Positivism vs Realism
James Francis Lyons-Weiler
weiler at ERS.UNR.EDU
Mon Dec 15 10:25:57 CST 1997
On Mon, 15 Dec 1997, Tom DiBenedetto wrote:
> > No, I haven't - because I don't know what the result would
> > mean.
> I'll tell you what it would mean. It would provide an indication of
> whether morphological datasets are ever, or very often of
> questionable significance (by your standards); a question that you
> seem constantly to raise. You ask me if I would put forward a tree
> which is judged to be indistinguisahble from one generated by random
> data; as if this were a pressing concern. And I would like to know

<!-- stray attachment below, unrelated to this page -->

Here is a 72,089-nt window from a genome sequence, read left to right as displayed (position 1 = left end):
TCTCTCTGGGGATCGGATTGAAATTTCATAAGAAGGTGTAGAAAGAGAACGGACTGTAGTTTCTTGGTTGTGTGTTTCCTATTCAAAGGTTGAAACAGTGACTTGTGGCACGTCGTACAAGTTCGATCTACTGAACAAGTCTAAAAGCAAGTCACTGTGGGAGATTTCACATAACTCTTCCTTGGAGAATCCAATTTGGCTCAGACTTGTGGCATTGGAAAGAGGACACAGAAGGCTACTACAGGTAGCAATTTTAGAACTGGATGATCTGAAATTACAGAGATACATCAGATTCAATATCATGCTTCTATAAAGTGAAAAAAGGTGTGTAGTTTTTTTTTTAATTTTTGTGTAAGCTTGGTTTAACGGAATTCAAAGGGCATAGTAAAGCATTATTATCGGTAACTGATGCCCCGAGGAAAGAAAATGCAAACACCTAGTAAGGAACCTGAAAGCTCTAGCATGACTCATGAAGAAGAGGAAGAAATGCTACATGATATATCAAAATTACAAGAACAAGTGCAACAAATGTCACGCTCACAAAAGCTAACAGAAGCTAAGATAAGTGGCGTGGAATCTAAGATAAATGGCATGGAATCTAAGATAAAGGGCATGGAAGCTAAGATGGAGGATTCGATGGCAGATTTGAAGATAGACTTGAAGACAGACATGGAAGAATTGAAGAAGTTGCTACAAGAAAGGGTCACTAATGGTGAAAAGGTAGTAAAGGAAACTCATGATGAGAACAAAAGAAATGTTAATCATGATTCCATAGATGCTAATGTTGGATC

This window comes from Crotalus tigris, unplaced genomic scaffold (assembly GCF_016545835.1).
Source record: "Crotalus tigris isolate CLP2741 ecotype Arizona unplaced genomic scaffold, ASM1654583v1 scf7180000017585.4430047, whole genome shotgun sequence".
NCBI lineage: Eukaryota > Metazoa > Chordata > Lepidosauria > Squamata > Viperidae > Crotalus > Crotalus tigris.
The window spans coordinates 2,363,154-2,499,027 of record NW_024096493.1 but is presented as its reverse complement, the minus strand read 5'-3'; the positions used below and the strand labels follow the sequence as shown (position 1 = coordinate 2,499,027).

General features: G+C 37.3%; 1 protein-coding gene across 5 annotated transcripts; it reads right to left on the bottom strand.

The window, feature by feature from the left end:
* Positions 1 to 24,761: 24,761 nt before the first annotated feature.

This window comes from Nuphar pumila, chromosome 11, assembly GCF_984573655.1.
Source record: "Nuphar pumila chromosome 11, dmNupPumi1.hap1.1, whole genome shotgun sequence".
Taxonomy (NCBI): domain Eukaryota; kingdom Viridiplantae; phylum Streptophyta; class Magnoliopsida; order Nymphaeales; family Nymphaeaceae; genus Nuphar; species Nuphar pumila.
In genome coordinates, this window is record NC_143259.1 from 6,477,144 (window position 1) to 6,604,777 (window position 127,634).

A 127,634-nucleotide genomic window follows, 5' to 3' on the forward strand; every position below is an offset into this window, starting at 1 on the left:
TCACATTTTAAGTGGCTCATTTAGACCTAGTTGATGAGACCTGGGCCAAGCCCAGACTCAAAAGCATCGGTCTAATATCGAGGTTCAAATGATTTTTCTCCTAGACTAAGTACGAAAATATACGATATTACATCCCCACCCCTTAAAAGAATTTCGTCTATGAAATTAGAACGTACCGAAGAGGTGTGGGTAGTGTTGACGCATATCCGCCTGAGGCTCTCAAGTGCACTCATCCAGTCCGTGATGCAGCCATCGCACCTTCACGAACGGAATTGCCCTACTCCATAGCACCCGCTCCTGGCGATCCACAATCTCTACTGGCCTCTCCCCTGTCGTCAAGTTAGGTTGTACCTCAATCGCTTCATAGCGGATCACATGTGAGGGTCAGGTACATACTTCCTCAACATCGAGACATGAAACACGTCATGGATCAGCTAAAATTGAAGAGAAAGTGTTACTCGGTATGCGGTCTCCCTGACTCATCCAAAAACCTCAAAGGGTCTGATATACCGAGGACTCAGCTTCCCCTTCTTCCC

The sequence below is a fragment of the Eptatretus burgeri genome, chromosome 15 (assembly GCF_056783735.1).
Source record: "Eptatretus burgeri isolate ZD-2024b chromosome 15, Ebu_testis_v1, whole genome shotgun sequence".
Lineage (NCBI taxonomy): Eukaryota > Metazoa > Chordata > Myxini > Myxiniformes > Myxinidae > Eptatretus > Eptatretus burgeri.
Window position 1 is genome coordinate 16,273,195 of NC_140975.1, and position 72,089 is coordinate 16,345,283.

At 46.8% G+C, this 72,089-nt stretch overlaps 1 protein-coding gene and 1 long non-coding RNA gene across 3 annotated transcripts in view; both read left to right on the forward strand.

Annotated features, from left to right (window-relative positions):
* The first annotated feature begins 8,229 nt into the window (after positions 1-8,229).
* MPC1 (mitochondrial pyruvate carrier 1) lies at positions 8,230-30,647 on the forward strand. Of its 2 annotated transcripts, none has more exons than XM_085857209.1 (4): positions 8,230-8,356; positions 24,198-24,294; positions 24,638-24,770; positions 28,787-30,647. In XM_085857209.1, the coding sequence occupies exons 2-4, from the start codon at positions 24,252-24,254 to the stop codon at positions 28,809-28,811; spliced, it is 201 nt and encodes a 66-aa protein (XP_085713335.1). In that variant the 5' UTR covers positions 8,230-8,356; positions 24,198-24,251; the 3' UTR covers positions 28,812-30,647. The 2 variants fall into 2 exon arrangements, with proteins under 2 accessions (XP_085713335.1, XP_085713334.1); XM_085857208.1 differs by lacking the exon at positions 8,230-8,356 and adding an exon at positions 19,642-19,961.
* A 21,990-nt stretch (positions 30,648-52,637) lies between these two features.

> how often you have found it to be a real concern - in morphological
> studies. As you know, morphological studies are done on datasets
> which represent many years of careful study; on homology hypotheses
> which are well tested in the biological realm. As you also know, many
> morphological systematists tend to see these "tests against
> randomness" to be a little besides the point. Now for molecular
> sequences, where there is not much, beyond alignment, to be
> studied,,there is a general sense that perhaps these tests have
> meaning. I think these are very interesting questions.
I recall that randomization tests for signal revealed
that most morphological data sets had signal - and that
the explanation offered was that morphologists
were doing a good job. There are some data sets
where the randomization tests pass a particular
morphological matrix on the yes/no question of
significant hierarchical character covariation -